After at least two explosions, gunmen who were waiting outside the mosque opened fire at worshipers as they fled Friday prayers, state-owned Ahram Online said.
The attack targeted al Rawdah mosque, situated in the village of al Rawdah between Bir al-Abed and the city of al-Arish.
Coordinated attack: Gunmen fired on people fleeing after explosions took place at the mosque. The attackers also opened fire on ambulances, witnesses said.
The target: The mosque, located in northern Sinai, is known as the birthplace of an important Sufi cleric.
World leaders respond: Egypt has declared three days of mourning, while figures in the international community condemned the attack. US President Donald Trump called it a "horrible and cowardly terrorist attack on innocent and defenseless worshipers in Egypt."
'Ambush' followed blasts
The gunmen had set up "ambush" locations and opened fire on ambulances as they were transporting wounded worshipers from al-Rawdah toward al-Arish before the arrival of security services, eyewitnesses reported.
The mosque that was attacked is known for being the birthplace of Sheikh Eid al-Jariri, a Sufi cleric considered the founder of Sufism in the Sinai peninsula. Sufism is a mystical branch of Islam that some ultra-orthodox Muslims consider heretical.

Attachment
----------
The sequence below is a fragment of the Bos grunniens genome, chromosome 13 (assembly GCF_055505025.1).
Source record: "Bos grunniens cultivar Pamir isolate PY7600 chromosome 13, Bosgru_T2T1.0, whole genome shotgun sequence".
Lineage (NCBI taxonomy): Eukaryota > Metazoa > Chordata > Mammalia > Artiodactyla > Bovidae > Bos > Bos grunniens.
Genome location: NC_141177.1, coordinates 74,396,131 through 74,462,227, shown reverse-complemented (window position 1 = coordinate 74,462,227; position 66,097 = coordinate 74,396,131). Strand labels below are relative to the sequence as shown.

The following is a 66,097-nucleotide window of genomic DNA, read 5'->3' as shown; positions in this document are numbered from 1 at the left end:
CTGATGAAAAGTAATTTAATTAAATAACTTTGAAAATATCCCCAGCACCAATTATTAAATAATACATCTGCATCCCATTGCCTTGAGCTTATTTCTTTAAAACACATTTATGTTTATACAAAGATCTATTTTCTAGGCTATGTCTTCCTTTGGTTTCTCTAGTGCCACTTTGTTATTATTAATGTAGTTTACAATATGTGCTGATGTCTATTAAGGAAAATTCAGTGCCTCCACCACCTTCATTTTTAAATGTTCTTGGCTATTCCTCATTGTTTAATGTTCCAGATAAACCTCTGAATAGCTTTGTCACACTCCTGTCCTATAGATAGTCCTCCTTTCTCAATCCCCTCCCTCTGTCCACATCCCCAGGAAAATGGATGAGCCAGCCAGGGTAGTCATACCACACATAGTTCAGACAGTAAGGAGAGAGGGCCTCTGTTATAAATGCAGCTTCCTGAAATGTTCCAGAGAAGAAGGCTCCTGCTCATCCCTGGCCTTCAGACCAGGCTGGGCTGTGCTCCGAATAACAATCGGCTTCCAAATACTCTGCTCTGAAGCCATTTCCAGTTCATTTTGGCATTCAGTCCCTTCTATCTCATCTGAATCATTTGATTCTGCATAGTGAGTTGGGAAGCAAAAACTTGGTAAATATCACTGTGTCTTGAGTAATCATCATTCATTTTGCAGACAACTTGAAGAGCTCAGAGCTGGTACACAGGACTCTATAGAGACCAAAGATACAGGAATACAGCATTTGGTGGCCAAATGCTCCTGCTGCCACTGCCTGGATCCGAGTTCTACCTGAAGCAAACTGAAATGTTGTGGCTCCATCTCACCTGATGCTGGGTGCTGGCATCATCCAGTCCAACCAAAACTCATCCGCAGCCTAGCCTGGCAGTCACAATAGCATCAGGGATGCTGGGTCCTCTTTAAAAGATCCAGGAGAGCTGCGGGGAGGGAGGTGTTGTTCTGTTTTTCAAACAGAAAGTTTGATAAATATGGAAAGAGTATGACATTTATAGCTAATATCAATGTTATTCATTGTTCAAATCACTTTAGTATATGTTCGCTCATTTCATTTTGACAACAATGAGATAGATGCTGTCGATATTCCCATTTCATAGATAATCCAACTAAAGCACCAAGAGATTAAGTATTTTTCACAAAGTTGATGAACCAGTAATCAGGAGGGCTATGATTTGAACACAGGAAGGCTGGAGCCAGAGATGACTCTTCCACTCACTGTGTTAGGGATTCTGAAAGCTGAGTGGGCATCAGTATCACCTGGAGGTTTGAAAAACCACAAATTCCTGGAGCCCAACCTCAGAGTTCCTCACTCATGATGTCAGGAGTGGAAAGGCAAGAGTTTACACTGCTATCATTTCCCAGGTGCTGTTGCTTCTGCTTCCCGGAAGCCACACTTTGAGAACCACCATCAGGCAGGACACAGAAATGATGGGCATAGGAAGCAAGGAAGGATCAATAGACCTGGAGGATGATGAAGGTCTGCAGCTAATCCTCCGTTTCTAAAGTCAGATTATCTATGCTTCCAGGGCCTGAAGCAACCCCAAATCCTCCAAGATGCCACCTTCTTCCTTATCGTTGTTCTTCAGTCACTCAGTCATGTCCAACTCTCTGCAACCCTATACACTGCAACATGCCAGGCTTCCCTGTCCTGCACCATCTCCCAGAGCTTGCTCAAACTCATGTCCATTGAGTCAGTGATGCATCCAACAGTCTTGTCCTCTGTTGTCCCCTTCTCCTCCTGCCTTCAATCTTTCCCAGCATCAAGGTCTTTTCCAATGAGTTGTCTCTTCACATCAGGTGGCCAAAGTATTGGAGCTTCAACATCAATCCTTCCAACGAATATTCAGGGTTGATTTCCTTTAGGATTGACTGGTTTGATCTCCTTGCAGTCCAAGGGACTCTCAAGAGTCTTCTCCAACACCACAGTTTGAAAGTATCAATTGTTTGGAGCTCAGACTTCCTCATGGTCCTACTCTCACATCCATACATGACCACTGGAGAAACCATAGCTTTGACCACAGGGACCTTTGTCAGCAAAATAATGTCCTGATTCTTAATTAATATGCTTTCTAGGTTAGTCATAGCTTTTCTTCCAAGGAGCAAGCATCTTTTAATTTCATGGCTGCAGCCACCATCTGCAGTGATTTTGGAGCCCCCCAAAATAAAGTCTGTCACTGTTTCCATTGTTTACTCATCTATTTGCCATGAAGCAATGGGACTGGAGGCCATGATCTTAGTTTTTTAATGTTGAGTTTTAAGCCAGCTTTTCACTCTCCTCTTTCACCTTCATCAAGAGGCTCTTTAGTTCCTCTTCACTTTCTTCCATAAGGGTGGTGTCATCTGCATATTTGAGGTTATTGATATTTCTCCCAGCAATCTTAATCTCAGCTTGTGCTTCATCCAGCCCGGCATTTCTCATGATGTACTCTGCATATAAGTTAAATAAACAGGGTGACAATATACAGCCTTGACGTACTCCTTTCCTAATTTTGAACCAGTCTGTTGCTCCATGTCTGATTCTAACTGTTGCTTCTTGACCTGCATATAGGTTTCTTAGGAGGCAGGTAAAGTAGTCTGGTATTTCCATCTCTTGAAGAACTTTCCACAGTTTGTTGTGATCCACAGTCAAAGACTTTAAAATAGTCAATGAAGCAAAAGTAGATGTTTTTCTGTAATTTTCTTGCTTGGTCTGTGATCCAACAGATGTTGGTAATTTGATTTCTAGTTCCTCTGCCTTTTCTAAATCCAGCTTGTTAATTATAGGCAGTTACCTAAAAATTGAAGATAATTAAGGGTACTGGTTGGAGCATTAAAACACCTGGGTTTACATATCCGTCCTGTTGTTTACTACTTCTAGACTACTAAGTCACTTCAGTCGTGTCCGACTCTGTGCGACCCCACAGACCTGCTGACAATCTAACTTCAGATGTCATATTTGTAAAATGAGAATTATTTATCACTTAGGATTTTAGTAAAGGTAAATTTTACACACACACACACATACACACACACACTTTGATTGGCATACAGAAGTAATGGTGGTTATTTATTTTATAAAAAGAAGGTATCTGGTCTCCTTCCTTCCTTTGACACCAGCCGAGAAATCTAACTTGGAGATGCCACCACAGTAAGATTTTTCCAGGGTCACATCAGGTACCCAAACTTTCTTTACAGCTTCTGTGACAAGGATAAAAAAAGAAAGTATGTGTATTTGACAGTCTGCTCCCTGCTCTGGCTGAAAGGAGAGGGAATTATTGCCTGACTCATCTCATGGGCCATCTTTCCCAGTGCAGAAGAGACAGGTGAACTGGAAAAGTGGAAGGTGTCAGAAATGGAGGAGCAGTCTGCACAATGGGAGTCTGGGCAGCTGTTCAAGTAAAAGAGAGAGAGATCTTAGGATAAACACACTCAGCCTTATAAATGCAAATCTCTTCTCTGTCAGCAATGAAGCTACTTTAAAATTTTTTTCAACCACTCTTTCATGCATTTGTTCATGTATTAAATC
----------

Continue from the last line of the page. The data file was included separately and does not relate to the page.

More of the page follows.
The blasts from improvised explosive devices caused considerable damage to the mosque, Ahram Online said.
Speaking to state-run Masriya TV station, Egyptian health ministry spokesman Khalid Mujahid described the incident as a "terrorist attack."
Egyptian President Abdel Fatah el-Sisi is meeting with a security committee to discuss repercussions of the attack, Masriya TV reported. The presidency has declared three days of national mourning.
No claim of responsibility
No one has yet claimed responsibility for the attack and there is no word yet on what happened to the militants involved. However, it bears the hallmarks of an attack by ISIS.
Egyptian security forces face almost daily attacks from ISIS-aligned militants, whom they have been battling in northern Sinai for several years. However, mosque attacks are relatively rare in Egypt.
In October 2015, 224 people were killed when a bomb brought down a Russian passenger jet which crashed in the Sinai Peninsula. ISIS' affiliate in Egypt claimed that attack.
UK Foreign Secretary Boris Johnson said he was deeply saddened by what he described as an "abhorrent attack" on a mosque. "My sincere condolences to all those affected by such a barbaric act," he tweeted.
The UK Ambassador to Egypt, John Casson, tweeted that he was "disgusted" by the "evil attack that killed and injured so many Egyptians in Sinai today."
He added: "These attacks on people praying in mosques & churches only strengthen our determination to stand together, & defeat terrorism & hate."
Jordanian King Abdullah condemned what he called a "heinous terrorist attack" in a tweet on the Jordanian Royal Family's official account.
"We stand with Egyptians in their war against terrorism and against anyone who tries to harm the Egyptian national security," Palestinian Authority President Mahmoud Abbas said in a statement.